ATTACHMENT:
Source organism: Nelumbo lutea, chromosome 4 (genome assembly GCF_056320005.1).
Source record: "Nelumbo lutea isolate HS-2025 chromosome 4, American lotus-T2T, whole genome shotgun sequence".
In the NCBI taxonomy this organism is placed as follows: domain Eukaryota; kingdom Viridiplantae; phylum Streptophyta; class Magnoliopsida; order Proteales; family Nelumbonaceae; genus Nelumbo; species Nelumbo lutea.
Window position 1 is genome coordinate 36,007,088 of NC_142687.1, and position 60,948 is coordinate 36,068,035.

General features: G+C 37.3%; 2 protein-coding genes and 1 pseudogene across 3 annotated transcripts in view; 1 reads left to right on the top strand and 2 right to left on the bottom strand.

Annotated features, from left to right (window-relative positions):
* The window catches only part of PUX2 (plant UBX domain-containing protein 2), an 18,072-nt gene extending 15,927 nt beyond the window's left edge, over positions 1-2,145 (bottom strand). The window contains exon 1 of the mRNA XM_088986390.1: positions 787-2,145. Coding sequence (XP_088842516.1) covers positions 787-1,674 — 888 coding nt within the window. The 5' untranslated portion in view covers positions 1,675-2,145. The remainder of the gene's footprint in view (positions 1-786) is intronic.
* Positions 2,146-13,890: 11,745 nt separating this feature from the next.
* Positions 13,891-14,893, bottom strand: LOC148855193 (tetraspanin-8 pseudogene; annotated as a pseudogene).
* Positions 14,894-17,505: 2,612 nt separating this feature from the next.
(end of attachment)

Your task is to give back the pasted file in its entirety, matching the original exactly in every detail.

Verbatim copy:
Source organism: Nelumbo lutea, chromosome 4 (genome assembly GCF_056320005.1).
Source record: "Nelumbo lutea isolate HS-2025 chromosome 4, American lotus-T2T, whole genome shotgun sequence".
In the NCBI taxonomy this organism is placed as follows: domain Eukaryota; kingdom Viridiplantae; phylum Streptophyta; class Magnoliopsida; order Proteales; family Nelumbonaceae; genus Nelumbo; species Nelumbo lutea.
Window position 1 is genome coordinate 36,007,088 of NC_142687.1, and position 60,948 is coordinate 36,068,035.

General features: G+C 37.3%; 2 protein-coding genes and 1 pseudogene across 3 annotated transcripts in view; 1 reads left to right on the top strand and 2 right to left on the bottom strand.

Annotated features, from left to right (window-relative positions):
* The window catches only part of PUX2 (plant UBX domain-containing protein 2), an 18,072-nt gene extending 15,927 nt beyond the window's left edge, over positions 1-2,145 (bottom strand). The window contains exon 1 of the mRNA XM_088986390.1: positions 787-2,145. Coding sequence (XP_088842516.1) covers positions 787-1,674 — 888 coding nt within the window. The 5' untranslated portion in view covers positions 1,675-2,145. The remainder of the gene's footprint in view (positions 1-786) is intronic.
* Positions 2,146-13,890: 11,745 nt separating this feature from the next.
* Positions 13,891-14,893, bottom strand: LOC148855193 (tetraspanin-8 pseudogene; annotated as a pseudogene).
* Positions 14,894-17,505: 2,612 nt separating this feature from the next.